By Kathryn Coulibaly, NJEA Communications
Cumberland Regional High School language arts teacher Jessica Palys and chemistry teacher Tiffany Simons-Palmieri are making sure nothing stands between their students and the books they crave.
Beginning in spring 2023, the two colleagues reinvigorated a book club at the high school and named it Overbooked. They wanted to make a space and time for students to read whatever they wanted, and give them a chance to discuss what they were reading.
They began meeting in Palys’s classroom until the group expanded to more than 30 students. They now meet in one of the areas known in the school as the commons. With three commons in the building, Palys and Simons-Palmieri thought they were the perfect places to set up mini libraries where the students could take any book they want, for as long as they want, without any expectation of returning it.
“We tell the students to take a book, read the book and pass it on to someone new,” Simons-Palmieri says.
The books are primarily “banned” books, or books that have been challenged and made it onto the most-banned list.
“We found that a lot of our students didn’t have access to books, or felt like they weren’t reading enough just because they were reading two books a year,” Palys says. “But we reassured them that whatever they are reading is worthwhile.”
Nestled in farmlands in the southern part of the state, Cumberland Regional High School students are about an hour from the closest major bookstore. Palys and Simons-Palmieri are working to fundraise in order to take field trips with the students to visit bookstores and book events in the region. With the cost of busing and insurance, it’s a long road. During Banned Books Week, they held a dress down day fundraiser and staff paid $5 to be able to wear jeans and support Overbooked.
“We’re raising money for the club, but we’re also trying to bring awareness to Banned Book Week,” said Simons-Palmieri.
Cumberland Regional High School administration has been very supportive of Overbooked and the efforts to promote Banned Books Week. During Banned Books Week, they include trivia questions and facts about banned books during morning announcements. Thanks to a donation by the local Starbucks, the trivia winners receive a free bag of coffee.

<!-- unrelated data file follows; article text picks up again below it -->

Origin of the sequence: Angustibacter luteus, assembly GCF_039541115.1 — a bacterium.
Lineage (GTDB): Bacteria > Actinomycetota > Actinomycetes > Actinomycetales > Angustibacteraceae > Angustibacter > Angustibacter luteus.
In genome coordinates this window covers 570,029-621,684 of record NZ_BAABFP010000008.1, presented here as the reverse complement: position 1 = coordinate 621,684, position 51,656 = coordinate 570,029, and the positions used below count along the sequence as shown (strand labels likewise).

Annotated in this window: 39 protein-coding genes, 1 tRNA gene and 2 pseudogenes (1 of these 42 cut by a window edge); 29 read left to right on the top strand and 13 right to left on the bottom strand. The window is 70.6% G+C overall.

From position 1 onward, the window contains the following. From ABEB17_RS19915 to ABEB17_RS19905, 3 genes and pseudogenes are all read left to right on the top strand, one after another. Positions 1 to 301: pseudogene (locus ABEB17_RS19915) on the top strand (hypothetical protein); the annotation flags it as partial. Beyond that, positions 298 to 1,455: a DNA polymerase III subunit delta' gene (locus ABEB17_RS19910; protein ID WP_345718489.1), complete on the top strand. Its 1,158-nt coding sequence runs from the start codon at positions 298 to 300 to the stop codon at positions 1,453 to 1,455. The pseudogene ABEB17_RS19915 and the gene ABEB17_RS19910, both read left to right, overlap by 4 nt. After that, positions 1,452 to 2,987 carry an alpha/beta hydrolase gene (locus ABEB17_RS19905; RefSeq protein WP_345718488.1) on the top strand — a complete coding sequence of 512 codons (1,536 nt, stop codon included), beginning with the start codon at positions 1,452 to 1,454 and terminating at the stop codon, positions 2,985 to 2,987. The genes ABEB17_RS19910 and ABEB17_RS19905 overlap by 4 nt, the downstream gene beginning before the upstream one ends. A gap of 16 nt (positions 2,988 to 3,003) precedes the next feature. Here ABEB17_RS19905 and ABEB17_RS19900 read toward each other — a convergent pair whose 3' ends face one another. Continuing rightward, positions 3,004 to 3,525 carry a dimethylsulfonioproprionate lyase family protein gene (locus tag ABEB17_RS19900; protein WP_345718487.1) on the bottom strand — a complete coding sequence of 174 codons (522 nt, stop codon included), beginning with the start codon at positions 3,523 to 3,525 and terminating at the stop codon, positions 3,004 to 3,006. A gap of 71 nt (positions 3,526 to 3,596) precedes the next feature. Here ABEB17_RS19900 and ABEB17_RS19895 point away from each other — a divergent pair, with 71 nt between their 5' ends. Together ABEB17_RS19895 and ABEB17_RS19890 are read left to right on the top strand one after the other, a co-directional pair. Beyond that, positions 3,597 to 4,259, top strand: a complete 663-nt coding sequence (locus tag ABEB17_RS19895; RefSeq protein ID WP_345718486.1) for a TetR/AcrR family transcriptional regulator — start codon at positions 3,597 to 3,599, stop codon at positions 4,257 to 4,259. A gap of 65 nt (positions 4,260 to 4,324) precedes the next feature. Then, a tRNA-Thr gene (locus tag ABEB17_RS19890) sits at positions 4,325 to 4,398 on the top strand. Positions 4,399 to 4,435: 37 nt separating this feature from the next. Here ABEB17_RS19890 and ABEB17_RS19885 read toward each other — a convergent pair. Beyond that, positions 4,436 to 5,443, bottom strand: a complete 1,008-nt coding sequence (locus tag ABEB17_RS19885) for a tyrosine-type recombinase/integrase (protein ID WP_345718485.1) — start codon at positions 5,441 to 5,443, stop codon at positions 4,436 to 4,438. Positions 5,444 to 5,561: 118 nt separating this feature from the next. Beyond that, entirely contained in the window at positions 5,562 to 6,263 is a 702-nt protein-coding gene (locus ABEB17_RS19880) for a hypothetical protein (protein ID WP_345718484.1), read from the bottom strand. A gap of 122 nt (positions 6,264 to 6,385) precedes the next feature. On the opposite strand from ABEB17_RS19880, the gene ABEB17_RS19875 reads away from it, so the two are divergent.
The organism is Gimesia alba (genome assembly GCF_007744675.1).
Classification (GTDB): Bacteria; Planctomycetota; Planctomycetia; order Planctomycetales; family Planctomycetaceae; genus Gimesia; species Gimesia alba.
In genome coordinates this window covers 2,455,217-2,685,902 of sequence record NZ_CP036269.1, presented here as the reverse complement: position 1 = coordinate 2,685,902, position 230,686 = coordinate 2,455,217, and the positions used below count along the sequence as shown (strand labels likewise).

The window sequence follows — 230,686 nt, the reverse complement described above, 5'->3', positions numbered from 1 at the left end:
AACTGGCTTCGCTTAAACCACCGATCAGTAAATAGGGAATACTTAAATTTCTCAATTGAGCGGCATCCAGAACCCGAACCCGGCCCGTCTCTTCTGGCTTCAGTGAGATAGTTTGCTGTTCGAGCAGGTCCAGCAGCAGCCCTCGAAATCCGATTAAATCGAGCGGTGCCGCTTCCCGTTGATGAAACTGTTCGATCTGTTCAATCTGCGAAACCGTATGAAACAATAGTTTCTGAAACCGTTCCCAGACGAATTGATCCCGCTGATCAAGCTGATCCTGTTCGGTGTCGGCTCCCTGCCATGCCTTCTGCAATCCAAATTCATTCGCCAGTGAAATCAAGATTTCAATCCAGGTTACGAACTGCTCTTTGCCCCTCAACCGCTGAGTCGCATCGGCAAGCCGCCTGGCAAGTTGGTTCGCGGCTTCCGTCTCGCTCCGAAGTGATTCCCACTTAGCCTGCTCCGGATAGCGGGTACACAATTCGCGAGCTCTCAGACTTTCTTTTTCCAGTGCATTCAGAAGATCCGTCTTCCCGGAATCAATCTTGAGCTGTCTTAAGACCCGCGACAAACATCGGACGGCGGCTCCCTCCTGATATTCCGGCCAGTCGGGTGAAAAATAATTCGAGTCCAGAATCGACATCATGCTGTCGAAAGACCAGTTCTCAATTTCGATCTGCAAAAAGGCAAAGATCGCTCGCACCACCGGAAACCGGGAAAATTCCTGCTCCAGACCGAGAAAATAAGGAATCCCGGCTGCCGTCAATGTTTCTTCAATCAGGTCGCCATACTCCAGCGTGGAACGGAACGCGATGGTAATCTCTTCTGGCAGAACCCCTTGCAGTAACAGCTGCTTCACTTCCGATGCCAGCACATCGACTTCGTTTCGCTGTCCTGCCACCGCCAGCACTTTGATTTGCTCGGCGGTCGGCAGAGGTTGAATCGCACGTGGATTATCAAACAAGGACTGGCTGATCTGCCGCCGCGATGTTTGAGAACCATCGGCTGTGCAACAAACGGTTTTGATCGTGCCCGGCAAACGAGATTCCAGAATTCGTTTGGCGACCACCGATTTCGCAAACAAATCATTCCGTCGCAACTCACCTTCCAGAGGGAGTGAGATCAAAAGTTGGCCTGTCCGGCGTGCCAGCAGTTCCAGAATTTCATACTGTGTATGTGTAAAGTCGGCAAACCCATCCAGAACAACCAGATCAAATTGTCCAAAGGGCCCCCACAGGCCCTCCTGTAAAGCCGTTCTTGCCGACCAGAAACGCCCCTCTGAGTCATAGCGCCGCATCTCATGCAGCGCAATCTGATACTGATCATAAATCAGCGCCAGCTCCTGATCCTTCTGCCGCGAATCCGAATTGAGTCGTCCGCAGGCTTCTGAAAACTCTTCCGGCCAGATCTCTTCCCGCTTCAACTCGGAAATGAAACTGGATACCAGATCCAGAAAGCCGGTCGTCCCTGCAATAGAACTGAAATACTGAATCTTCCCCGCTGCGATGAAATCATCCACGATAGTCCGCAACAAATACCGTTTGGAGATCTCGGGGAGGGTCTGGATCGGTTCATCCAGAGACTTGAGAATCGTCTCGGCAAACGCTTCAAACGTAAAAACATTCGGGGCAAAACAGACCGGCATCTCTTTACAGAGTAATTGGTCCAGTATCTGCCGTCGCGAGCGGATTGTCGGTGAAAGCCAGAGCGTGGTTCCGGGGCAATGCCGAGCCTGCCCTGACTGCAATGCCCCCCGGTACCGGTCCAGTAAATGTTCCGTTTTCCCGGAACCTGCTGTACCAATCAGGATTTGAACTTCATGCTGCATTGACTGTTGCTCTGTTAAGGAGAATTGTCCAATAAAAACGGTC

“When administrators get questions about books, they don’t just pull the title,” Palys says. “They talk to the teachers about how to handle the situation.”
Incidents of book banning have risen exponentially over the past year. According to the American Library Association, there were more than 1,200 attempts to censor library books and resources in 2022, the most since the ALA began compiling data 20 years ago.
Even in New Jersey, a state known for having the best public schools in the nation, people have testified in front of the NJ State Board of Education, asking to ban books. In other parts of the state, issues have arisen at the local level.
For Palys and Simons-Palmieri, the message is clear: students deserve the freedom to read.
“People who ban books never end up on the right side of history,” Palys says. “I’m glad we are in a community that supports reading, and that we have an administration that sees its importance.”
Palys and Simons-Palmieri are working to provide more books to their students. If you are interested in supporting their efforts, contact Kathryn Coulibaly below.
Banned Books Week
LeVar Burton has been named the 2023 Honorary Chair of Banned Books Week. In 2022, Burton spoke at the NJEA Convention. He has become synonymous with literacy efforts and cultivating a love of reading in children thanks to his PBS children’s series “Reading Rainbow.” He continues to inspire readers on his “LeVar Burton Reads” podcast.
Learn more about the most banned books and how the American Library Association, and librarians across the country, are working to protect students’ right to read.